Girardeau, John L.
Many scholars believe this work, published in 1754, is the most important argument against Arminianism published in America. Freedom of the Will is divided into four parts. The first deals with terminology; the nature and determination of the will; the meaning of necessity, impossibility, and contingency; the distinction between natural and moral necessity; and the nature of moral agency and liberty. The second considers the possibility of self-determination. The third analyzes divine agency regarding human beings and the world. In the conclusion, Edwards anticipates the reception the work will receive.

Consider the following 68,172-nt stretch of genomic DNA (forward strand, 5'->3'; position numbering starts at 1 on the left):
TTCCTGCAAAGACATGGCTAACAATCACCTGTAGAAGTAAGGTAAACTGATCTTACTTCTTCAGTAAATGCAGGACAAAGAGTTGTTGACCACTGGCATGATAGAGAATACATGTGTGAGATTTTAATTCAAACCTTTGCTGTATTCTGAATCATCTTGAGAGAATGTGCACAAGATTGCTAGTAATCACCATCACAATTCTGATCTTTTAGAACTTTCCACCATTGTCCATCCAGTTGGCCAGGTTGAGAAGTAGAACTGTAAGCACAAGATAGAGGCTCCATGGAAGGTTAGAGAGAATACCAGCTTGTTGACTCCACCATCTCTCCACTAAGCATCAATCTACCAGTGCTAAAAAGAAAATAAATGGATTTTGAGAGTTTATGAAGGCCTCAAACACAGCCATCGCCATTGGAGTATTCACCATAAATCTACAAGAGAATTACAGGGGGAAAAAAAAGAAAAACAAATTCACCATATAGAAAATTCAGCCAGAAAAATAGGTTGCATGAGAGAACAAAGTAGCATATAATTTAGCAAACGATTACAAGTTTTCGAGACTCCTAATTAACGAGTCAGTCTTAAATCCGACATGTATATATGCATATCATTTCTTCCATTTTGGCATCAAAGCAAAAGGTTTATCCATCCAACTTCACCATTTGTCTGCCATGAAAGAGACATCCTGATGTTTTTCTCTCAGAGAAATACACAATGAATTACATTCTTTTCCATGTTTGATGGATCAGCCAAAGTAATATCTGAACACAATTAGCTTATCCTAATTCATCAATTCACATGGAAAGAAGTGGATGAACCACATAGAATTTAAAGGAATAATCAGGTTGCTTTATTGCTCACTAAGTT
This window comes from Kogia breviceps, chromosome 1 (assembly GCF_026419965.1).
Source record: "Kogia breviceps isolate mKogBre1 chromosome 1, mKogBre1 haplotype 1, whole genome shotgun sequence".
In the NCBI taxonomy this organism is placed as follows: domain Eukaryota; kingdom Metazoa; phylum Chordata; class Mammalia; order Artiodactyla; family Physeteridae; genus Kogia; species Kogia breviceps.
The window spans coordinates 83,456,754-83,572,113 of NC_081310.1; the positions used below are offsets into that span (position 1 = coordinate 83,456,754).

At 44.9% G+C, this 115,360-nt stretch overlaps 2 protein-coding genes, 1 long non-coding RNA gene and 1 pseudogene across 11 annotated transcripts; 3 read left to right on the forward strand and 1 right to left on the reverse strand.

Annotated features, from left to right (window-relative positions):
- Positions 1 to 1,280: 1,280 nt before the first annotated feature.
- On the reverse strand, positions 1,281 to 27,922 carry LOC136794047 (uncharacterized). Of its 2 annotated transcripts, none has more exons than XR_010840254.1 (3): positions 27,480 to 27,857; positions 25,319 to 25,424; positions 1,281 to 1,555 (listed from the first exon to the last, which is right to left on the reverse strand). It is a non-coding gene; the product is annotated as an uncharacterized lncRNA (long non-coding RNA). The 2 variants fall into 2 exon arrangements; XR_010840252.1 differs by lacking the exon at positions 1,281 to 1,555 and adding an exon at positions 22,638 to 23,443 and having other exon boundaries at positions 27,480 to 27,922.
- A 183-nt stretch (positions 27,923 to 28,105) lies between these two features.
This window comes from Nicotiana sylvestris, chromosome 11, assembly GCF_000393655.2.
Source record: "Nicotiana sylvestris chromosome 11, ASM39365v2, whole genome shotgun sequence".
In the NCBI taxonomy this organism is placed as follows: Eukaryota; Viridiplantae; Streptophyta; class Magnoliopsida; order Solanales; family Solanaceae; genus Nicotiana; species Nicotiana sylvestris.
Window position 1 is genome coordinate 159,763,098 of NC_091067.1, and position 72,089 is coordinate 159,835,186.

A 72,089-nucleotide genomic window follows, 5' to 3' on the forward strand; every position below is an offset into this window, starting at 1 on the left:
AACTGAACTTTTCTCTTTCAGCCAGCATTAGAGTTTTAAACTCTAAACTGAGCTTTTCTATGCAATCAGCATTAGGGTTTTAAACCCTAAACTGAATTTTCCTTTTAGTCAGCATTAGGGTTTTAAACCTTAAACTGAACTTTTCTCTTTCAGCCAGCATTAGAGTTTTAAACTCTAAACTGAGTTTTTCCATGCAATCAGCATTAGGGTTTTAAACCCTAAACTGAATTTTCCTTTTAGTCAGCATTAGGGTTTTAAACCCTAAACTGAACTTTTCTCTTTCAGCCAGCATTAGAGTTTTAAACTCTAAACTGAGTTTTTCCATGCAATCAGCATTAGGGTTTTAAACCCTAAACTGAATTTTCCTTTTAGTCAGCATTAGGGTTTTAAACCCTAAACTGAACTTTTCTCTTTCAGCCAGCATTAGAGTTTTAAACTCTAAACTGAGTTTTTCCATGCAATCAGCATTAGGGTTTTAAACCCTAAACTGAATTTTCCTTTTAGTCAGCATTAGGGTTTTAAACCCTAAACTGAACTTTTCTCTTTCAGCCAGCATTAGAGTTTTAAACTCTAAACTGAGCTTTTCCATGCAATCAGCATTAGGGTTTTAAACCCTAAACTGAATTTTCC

Jonathan Edwards (1703–1758) became pastor of the church at Northampton, Massachusetts, in 1729 and remained there for twenty-three years before moving on to missionary work in Stockbridge, Massachusetts.
"Pelagianism has a death grip on the modern church. Perhaps the most important refutation of this distinctive is Edwards' Freedom of the Will. I believe this is the most important theological work ever published in America." - R. C. Sproul